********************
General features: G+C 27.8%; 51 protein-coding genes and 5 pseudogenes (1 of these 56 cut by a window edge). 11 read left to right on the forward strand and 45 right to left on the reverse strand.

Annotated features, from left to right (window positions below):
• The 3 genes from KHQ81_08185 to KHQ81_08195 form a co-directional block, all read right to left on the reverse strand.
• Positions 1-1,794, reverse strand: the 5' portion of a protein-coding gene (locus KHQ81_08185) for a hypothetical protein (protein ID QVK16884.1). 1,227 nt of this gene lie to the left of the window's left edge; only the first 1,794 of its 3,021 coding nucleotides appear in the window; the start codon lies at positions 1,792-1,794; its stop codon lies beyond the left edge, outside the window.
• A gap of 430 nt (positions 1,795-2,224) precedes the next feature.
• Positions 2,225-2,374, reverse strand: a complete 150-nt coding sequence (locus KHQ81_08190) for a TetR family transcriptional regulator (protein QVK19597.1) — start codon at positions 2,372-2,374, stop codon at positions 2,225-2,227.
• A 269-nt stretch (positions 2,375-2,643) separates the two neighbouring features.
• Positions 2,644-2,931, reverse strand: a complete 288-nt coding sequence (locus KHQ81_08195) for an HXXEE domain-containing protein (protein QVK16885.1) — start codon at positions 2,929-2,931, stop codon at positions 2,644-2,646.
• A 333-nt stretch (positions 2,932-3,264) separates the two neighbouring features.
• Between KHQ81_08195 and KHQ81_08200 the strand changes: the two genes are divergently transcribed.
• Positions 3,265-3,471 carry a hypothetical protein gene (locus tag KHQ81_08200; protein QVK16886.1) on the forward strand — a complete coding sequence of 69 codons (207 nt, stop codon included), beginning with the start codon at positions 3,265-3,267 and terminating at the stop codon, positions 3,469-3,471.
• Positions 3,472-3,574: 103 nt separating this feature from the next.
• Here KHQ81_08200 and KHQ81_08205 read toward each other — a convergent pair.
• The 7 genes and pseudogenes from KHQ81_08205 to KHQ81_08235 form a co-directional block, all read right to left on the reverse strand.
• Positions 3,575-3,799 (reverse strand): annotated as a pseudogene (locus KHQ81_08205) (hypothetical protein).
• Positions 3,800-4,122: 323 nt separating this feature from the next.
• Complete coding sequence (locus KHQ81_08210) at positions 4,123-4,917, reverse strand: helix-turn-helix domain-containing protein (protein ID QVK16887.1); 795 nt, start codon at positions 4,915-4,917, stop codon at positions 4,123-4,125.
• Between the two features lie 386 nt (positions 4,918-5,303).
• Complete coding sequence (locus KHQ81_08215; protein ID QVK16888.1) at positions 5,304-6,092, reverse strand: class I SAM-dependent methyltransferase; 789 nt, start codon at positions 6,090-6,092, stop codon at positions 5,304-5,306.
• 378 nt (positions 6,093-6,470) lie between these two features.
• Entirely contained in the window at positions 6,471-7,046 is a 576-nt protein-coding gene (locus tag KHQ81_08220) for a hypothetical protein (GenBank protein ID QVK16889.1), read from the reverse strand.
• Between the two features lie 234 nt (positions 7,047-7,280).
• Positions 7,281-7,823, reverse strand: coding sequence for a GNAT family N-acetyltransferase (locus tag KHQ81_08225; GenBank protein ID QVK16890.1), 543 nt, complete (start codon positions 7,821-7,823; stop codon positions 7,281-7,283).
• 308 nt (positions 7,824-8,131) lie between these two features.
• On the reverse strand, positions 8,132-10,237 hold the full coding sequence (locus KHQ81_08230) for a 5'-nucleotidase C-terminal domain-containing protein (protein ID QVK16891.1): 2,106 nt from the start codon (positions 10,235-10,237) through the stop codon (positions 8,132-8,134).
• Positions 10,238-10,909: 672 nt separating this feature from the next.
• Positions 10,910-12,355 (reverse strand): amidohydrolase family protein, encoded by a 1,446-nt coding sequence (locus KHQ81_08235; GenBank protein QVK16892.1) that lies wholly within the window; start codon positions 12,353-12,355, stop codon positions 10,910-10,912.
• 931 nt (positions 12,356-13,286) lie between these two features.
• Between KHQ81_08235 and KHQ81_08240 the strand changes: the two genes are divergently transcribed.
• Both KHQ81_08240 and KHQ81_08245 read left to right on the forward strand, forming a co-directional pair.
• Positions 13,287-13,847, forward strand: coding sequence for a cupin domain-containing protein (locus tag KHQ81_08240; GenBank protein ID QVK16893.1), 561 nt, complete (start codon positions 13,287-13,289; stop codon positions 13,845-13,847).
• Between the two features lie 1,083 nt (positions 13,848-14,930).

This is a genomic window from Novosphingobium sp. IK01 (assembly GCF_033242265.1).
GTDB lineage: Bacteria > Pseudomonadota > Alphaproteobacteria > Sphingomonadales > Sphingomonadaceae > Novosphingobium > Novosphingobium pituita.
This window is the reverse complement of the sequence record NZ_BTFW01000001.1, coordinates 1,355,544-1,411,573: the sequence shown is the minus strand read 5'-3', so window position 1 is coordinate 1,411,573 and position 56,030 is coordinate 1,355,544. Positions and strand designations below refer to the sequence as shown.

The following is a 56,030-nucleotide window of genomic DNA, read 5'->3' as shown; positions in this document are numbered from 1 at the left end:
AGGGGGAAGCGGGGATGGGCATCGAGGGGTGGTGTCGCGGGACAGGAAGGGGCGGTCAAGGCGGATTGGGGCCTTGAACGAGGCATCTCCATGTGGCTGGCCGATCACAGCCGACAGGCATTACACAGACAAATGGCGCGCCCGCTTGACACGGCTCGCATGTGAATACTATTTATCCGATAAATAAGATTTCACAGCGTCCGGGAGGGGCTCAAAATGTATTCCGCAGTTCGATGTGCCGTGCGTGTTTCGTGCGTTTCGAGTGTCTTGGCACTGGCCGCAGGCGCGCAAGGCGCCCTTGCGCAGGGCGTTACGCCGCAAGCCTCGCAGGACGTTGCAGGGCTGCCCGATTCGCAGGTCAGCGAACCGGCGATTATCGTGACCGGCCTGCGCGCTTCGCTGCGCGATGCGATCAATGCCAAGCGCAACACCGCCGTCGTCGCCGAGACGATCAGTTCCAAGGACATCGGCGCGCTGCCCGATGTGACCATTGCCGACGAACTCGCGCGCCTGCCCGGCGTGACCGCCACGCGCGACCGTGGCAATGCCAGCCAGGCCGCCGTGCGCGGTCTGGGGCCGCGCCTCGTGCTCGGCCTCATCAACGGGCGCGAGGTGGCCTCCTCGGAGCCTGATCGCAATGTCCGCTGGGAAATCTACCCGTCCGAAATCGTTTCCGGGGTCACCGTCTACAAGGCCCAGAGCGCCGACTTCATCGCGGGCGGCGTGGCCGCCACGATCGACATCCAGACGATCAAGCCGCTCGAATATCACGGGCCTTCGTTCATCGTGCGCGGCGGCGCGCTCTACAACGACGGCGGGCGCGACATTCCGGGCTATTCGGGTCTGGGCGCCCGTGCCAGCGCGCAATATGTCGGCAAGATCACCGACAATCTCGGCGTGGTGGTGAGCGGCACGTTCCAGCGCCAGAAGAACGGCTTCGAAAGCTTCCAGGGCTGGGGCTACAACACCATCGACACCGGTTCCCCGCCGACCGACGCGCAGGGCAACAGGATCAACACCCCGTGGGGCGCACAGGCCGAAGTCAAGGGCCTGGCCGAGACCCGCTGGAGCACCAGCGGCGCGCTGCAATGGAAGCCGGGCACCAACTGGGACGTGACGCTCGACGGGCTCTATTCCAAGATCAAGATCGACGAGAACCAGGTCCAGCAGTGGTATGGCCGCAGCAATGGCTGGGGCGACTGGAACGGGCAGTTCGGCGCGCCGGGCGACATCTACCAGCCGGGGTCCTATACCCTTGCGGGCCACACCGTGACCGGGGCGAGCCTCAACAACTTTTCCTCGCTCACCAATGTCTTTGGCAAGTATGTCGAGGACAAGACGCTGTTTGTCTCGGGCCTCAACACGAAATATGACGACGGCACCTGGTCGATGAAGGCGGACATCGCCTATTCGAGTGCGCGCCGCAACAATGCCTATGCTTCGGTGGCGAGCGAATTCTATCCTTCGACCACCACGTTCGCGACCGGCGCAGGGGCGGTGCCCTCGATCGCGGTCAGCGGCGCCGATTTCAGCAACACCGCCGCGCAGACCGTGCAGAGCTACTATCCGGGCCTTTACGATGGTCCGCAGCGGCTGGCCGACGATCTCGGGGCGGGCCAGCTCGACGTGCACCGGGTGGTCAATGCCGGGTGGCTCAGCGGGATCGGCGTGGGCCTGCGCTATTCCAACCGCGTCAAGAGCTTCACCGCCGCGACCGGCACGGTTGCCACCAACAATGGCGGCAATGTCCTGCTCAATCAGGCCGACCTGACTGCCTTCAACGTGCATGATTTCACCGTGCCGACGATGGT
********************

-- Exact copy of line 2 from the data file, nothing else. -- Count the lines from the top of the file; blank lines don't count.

Annotated features, from left to right (window positions below):